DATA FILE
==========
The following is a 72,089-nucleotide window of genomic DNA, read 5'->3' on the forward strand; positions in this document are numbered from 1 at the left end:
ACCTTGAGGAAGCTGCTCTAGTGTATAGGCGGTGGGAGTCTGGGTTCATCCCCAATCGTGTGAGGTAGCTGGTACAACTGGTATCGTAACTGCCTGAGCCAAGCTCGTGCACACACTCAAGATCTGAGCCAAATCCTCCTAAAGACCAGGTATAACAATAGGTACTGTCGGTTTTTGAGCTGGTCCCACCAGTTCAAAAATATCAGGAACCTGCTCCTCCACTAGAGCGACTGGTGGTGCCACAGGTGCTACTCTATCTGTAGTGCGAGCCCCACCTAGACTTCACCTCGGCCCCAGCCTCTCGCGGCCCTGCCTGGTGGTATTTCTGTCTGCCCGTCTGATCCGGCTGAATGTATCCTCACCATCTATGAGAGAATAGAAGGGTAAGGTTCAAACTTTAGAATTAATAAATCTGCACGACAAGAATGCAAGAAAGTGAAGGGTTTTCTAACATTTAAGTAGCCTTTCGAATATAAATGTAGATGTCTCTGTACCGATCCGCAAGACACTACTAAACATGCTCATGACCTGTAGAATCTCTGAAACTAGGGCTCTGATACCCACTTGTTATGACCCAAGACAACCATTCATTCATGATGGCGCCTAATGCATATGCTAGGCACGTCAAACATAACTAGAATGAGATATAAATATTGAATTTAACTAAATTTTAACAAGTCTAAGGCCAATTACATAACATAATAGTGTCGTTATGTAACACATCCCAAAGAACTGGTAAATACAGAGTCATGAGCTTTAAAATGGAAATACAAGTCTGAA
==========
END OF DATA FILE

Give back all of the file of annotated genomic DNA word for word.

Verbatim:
The following is a 72,089-nucleotide window of genomic DNA, read 5'->3' on the forward strand; positions in this document are numbered from 1 at the left end:
ACCTTGAGGAAGCTGCTCTAGTGTATAGGCGGTGGGAGTCTGGGTTCATCCCCAATCGTGTGAGGTAGCTGGTACAACTGGTATCGTAACTGCCTGAGCCAAGCTCGTGCACACACTCAAGATCTGAGCCAAATCCTCCTAAAGACCAGGTATAACAATAGGTACTGTCGGTTTTTGAGCTGGTCCCACCAGTTCAAAAATATCAGGAACCTGCTCCTCCACTAGAGCGACTGGTGGTGCCACAGGTGCTACTCTATCTGTAGTGCGAGCCCCACCTAGACTTCACCTCGGCCCCAGCCTCTCGCGGCCCTGCCTGGTGGTATTTCTGTCTGCCCGTCTGATCCGGCTGAATGTATCCTCACCATCTATGAGAGAATAGAAGGGTAAGGTTCAAACTTTAGAATTAATAAATCTGCACGACAAGAATGCAAGAAAGTGAAGGGTTTTCTAACATTTAAGTAGCCTTTCGAATATAAATGTAGATGTCTCTGTACCGATCCGCAAGACACTACTAAACATGCTCATGACCTGTAGAATCTCTGAAACTAGGGCTCTGATACCCACTTGTTATGACCCAAGACAACCATTCATTCATGATGGCGCCTAATGCATATGCTAGGCACGTCAAACATAACTAGAATGAGATATAAATATTGAATTTAACTAAATTTTAACAAGTCTAAGGCCAATTACATAACATAATAGTGTCGTTATGTAACACATCCCAAAGAACTGGTAAATACAGAGTCATGAGCTTTAAAATGGAAATACAAGTCTGAA